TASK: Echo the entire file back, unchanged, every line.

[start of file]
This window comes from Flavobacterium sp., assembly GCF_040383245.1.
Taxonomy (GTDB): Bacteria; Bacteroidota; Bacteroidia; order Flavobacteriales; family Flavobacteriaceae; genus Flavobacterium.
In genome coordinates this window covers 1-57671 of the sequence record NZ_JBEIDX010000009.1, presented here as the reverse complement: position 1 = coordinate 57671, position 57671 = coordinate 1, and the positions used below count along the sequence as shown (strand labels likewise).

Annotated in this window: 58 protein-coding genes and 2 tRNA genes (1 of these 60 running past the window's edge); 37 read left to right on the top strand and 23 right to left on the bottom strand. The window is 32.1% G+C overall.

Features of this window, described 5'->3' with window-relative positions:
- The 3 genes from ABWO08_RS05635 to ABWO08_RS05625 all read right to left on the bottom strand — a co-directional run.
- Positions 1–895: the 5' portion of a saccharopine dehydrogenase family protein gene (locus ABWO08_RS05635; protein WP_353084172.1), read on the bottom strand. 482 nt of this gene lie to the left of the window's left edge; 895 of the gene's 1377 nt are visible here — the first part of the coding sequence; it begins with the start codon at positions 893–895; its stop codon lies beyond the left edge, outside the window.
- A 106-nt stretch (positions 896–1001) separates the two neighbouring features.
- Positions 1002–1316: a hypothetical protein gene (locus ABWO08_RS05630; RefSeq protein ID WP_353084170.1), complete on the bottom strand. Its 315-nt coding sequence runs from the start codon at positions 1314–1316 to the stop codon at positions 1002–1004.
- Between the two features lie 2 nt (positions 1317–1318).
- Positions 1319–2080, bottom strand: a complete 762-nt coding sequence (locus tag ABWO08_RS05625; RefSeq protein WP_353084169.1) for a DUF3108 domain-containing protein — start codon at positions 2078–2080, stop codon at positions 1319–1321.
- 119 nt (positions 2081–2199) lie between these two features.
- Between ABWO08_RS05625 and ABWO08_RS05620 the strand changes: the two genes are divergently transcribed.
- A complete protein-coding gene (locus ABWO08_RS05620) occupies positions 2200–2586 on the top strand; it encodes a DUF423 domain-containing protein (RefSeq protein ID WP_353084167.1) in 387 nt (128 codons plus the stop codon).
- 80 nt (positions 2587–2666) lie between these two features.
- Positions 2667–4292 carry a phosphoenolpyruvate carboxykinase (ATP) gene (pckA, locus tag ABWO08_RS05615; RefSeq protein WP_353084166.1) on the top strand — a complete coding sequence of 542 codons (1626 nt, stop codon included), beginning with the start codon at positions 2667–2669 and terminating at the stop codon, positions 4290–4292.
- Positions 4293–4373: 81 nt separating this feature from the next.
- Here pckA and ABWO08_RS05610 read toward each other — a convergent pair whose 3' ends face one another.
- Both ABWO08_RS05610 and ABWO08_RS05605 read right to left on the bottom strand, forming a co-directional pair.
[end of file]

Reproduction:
This window comes from Flavobacterium sp., assembly GCF_040383245.1.
Taxonomy (GTDB): Bacteria; Bacteroidota; Bacteroidia; order Flavobacteriales; family Flavobacteriaceae; genus Flavobacterium.
In genome coordinates this window covers 1-57671 of the sequence record NZ_JBEIDX010000009.1, presented here as the reverse complement: position 1 = coordinate 57671, position 57671 = coordinate 1, and the positions used below count along the sequence as shown (strand labels likewise).

Annotated in this window: 58 protein-coding genes and 2 tRNA genes (1 of these 60 running past the window's edge); 37 read left to right on the top strand and 23 right to left on the bottom strand. The window is 32.1% G+C overall.

Features of this window, described 5'->3' with window-relative positions:
- The 3 genes from ABWO08_RS05635 to ABWO08_RS05625 all read right to left on the bottom strand — a co-directional run.
- Positions 1–895: the 5' portion of a saccharopine dehydrogenase family protein gene (locus ABWO08_RS05635; protein WP_353084172.1), read on the bottom strand. 482 nt of this gene lie to the left of the window's left edge; 895 of the gene's 1377 nt are visible here — the first part of the coding sequence; it begins with the start codon at positions 893–895; its stop codon lies beyond the left edge, outside the window.
- A 106-nt stretch (positions 896–1001) separates the two neighbouring features.
- Positions 1002–1316: a hypothetical protein gene (locus ABWO08_RS05630; RefSeq protein ID WP_353084170.1), complete on the bottom strand. Its 315-nt coding sequence runs from the start codon at positions 1314–1316 to the stop codon at positions 1002–1004.
- Between the two features lie 2 nt (positions 1317–1318).
- Positions 1319–2080, bottom strand: a complete 762-nt coding sequence (locus tag ABWO08_RS05625; RefSeq protein WP_353084169.1) for a DUF3108 domain-containing protein — start codon at positions 2078–2080, stop codon at positions 1319–1321.
- 119 nt (positions 2081–2199) lie between these two features.
- Between ABWO08_RS05625 and ABWO08_RS05620 the strand changes: the two genes are divergently transcribed.
- A complete protein-coding gene (locus ABWO08_RS05620) occupies positions 2200–2586 on the top strand; it encodes a DUF423 domain-containing protein (RefSeq protein ID WP_353084167.1) in 387 nt (128 codons plus the stop codon).
- 80 nt (positions 2587–2666) lie between these two features.
- Positions 2667–4292 carry a phosphoenolpyruvate carboxykinase (ATP) gene (pckA, locus tag ABWO08_RS05615; RefSeq protein WP_353084166.1) on the top strand — a complete coding sequence of 542 codons (1626 nt, stop codon included), beginning with the start codon at positions 2667–2669 and terminating at the stop codon, positions 4290–4292.
- Positions 4293–4373: 81 nt separating this feature from the next.
- Here pckA and ABWO08_RS05610 read toward each other — a convergent pair whose 3' ends face one another.
- Both ABWO08_RS05610 and ABWO08_RS05605 read right to left on the bottom strand, forming a co-directional pair.